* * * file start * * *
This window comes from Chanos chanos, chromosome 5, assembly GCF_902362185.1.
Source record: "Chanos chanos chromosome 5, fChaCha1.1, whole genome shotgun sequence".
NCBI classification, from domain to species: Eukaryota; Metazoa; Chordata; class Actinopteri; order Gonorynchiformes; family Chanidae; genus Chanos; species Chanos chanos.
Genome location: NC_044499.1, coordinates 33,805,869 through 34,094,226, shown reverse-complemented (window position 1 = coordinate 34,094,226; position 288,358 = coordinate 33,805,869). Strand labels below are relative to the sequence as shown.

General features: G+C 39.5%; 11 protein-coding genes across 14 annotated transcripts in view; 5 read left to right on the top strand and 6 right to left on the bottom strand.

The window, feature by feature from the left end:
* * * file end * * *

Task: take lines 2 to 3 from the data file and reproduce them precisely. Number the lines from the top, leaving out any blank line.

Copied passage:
Source record: "Chanos chanos chromosome 5, fChaCha1.1, whole genome shotgun sequence".
NCBI classification, from domain to species: Eukaryota; Metazoa; Chordata; class Actinopteri; order Gonorynchiformes; family Chanidae; genus Chanos; species Chanos chanos.